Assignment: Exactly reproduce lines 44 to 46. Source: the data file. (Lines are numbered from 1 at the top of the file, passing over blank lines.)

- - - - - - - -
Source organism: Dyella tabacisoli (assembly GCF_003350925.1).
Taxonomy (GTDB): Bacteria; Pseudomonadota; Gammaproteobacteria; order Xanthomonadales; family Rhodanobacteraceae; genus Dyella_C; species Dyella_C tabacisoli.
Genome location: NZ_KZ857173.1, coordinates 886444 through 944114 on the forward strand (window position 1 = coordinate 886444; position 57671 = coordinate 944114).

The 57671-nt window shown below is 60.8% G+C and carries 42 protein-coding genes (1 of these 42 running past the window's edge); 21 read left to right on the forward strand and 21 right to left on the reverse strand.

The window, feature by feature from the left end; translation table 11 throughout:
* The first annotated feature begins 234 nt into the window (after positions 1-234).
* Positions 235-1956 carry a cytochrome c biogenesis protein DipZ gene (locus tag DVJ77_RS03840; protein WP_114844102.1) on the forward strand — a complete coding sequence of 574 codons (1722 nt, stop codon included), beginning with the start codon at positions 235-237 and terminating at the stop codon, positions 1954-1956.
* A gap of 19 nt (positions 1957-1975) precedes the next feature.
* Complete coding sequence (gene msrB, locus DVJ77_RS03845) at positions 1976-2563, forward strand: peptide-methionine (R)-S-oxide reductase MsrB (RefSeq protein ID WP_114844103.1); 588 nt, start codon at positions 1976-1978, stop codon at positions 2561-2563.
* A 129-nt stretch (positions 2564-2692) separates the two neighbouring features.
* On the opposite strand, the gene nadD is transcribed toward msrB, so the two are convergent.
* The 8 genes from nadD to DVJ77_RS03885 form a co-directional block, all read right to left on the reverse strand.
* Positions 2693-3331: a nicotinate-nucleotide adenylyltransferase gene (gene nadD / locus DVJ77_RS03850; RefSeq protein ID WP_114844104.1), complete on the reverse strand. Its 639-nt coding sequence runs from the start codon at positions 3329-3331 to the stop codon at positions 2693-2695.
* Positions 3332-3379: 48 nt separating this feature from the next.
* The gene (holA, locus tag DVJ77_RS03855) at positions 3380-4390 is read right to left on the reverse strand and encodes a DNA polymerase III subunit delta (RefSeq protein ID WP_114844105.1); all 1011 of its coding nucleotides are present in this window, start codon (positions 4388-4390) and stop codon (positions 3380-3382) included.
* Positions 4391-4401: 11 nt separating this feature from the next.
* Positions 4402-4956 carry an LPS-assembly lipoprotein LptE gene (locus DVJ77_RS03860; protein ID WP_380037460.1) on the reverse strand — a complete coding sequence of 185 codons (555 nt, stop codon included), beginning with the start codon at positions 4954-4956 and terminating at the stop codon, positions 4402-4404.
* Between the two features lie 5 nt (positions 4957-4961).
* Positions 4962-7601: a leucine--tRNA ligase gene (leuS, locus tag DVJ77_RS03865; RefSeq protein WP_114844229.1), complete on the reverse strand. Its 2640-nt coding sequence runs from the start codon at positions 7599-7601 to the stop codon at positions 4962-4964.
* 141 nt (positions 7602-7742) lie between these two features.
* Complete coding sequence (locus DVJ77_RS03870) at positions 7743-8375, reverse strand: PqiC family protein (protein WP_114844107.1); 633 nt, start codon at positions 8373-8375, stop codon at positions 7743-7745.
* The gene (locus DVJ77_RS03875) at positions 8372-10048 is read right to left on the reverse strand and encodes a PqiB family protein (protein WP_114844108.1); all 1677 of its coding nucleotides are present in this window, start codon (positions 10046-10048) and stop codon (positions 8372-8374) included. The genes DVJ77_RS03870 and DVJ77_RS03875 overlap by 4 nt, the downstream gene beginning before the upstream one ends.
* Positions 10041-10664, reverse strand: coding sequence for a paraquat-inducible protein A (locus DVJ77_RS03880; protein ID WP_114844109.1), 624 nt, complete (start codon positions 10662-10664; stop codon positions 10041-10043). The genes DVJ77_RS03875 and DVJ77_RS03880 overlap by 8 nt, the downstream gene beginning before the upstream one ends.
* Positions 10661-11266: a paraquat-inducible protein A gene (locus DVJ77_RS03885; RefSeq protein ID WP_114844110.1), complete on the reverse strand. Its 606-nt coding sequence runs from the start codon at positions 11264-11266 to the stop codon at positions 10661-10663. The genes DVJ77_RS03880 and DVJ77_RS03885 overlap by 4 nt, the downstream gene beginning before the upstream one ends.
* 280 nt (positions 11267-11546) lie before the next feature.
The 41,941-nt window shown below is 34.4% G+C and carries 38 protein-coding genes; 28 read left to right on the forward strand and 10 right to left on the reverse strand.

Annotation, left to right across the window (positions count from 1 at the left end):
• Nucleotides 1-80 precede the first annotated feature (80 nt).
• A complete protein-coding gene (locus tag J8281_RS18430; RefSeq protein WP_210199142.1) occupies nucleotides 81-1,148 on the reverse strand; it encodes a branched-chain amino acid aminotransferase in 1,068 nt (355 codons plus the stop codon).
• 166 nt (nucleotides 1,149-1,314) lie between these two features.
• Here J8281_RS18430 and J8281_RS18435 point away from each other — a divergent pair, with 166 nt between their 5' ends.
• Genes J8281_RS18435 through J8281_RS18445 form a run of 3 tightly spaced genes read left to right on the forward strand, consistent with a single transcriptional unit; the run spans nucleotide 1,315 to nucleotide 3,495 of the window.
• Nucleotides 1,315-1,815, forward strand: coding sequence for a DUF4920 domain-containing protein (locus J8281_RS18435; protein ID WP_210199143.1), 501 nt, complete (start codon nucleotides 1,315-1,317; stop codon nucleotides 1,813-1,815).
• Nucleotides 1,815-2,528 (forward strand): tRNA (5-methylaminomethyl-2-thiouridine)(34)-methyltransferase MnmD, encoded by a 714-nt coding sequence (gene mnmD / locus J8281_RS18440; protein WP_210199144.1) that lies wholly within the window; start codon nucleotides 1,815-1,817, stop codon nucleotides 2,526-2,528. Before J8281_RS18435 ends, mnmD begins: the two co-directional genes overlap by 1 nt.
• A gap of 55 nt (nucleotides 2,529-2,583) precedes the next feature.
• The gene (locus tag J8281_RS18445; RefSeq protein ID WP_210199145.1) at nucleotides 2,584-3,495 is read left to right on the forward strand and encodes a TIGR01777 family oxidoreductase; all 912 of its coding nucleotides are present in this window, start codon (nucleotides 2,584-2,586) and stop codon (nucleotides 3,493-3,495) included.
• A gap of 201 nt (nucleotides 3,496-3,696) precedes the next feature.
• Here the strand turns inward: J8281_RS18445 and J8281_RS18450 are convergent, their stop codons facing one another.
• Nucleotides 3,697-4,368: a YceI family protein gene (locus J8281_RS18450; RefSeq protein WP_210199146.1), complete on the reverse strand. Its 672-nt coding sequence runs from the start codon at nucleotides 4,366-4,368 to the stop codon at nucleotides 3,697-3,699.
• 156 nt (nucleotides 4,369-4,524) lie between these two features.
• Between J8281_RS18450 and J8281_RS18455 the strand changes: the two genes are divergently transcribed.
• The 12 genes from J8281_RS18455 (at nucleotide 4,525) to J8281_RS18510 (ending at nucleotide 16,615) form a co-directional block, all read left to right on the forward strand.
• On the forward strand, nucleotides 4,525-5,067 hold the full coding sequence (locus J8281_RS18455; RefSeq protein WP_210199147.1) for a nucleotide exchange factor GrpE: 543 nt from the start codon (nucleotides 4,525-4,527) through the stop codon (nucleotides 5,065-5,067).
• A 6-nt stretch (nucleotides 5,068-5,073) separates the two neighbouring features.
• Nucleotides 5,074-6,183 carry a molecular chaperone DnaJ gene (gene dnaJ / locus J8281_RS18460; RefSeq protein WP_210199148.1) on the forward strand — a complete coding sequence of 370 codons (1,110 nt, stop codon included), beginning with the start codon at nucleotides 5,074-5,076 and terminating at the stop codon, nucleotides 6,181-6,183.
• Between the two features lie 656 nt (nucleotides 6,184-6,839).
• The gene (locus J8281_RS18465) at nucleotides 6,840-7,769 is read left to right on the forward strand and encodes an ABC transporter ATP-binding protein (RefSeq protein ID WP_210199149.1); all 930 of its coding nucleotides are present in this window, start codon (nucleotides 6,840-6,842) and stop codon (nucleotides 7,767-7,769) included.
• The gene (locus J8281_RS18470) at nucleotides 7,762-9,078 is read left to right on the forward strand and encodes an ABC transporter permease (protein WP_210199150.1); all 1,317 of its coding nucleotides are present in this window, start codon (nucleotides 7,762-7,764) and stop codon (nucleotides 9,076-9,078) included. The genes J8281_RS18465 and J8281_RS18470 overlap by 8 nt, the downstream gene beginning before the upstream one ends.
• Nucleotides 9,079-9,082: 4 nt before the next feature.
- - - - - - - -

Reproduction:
• A 6-nt stretch (nucleotides 5,068-5,073) separates the two neighbouring features.
• Nucleotides 5,074-6,183 carry a molecular chaperone DnaJ gene (gene dnaJ / locus J8281_RS18460; RefSeq protein WP_210199148.1) on the forward strand — a complete coding sequence of 370 codons (1,110 nt, stop codon included), beginning with the start codon at nucleotides 5,074-5,076 and terminating at the stop codon, nucleotides 6,181-6,183.
• Between the two features lie 656 nt (nucleotides 6,184-6,839).